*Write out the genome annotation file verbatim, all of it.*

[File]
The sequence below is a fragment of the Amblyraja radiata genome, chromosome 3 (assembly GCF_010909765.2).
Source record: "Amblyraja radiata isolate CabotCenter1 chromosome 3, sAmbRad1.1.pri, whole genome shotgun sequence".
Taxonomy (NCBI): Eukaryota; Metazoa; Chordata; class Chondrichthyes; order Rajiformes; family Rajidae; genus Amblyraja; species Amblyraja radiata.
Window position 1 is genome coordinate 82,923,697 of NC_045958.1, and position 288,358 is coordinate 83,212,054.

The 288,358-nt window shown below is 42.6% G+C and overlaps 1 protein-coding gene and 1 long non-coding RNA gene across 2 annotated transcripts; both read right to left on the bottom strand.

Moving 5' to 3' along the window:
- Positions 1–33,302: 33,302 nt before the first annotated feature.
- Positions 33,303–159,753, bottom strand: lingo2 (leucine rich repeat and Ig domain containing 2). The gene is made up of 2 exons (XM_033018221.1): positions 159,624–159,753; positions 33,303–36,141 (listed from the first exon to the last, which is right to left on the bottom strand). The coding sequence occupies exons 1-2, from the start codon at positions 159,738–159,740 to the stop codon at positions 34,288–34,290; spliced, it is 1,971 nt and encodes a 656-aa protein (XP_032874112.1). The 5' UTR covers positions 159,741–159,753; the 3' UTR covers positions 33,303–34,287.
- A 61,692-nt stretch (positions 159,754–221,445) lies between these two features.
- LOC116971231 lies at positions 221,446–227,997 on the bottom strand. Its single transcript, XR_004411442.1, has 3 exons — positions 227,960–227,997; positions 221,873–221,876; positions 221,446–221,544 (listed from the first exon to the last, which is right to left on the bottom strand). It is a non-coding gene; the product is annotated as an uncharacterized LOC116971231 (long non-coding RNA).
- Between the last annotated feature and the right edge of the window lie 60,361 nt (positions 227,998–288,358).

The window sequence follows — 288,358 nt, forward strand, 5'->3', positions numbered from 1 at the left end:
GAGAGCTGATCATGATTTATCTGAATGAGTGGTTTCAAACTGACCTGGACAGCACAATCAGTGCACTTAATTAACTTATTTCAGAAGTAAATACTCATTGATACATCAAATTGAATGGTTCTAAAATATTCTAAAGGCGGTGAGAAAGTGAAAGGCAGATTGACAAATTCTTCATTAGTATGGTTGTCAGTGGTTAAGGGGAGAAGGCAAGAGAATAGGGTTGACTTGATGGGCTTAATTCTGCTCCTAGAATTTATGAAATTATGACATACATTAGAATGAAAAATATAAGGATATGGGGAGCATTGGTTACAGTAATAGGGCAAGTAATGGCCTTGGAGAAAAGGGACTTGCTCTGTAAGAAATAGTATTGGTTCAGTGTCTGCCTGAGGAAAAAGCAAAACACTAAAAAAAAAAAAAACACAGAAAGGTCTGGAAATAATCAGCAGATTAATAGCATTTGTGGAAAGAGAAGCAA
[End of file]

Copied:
The sequence below is a fragment of the Amblyraja radiata genome, chromosome 3 (assembly GCF_010909765.2).
Source record: "Amblyraja radiata isolate CabotCenter1 chromosome 3, sAmbRad1.1.pri, whole genome shotgun sequence".
Taxonomy (NCBI): Eukaryota; Metazoa; Chordata; class Chondrichthyes; order Rajiformes; family Rajidae; genus Amblyraja; species Amblyraja radiata.
Window position 1 is genome coordinate 82,923,697 of NC_045958.1, and position 288,358 is coordinate 83,212,054.

The 288,358-nt window shown below is 42.6% G+C and overlaps 1 protein-coding gene and 1 long non-coding RNA gene across 2 annotated transcripts; both read right to left on the bottom strand.

Moving 5' to 3' along the window:
- Positions 1–33,302: 33,302 nt before the first annotated feature.
- Positions 33,303–159,753, bottom strand: lingo2 (leucine rich repeat and Ig domain containing 2). The gene is made up of 2 exons (XM_033018221.1): positions 159,624–159,753; positions 33,303–36,141 (listed from the first exon to the last, which is right to left on the bottom strand). The coding sequence occupies exons 1-2, from the start codon at positions 159,738–159,740 to the stop codon at positions 34,288–34,290; spliced, it is 1,971 nt and encodes a 656-aa protein (XP_032874112.1). The 5' UTR covers positions 159,741–159,753; the 3' UTR covers positions 33,303–34,287.
- A 61,692-nt stretch (positions 159,754–221,445) lies between these two features.
- LOC116971231 lies at positions 221,446–227,997 on the bottom strand. Its single transcript, XR_004411442.1, has 3 exons — positions 227,960–227,997; positions 221,873–221,876; positions 221,446–221,544 (listed from the first exon to the last, which is right to left on the bottom strand). It is a non-coding gene; the product is annotated as an uncharacterized LOC116971231 (long non-coding RNA).
- Between the last annotated feature and the right edge of the window lie 60,361 nt (positions 227,998–288,358).

The window sequence follows — 288,358 nt, forward strand, 5'->3', positions numbered from 1 at the left end:
GAGAGCTGATCATGATTTATCTGAATGAGTGGTTTCAAACTGACCTGGACAGCACAATCAGTGCACTTAATTAACTTATTTCAGAAGTAAATACTCATTGATACATCAAATTGAATGGTTCTAAAATATTCTAAAGGCGGTGAGAAAGTGAAAGGCAGATTGACAAATTCTTCATTAGTATGGTTGTCAGTGGTTAAGGGGAGAAGGCAAGAGAATAGGGTTGACTTGATGGGCTTAATTCTGCTCCTAGAATTTATGAAATTATGACATACATTAGAATGAAAAATATAAGGATATGGGGAGCATTGGTTACAGTAATAGGGCAAGTAATGGCCTTGGAGAAAAGGGACTTGCTCTGTAAGAAATAGTATTGGTTCAGTGTCTGCCTGAGGAAAAAGCAAAACACTAAAAAAAAAAAAAACACAGAAAGGTCTGGAAATAATCAGCAGATTAATAGCATTTGTGGAAAGAGAAGCAA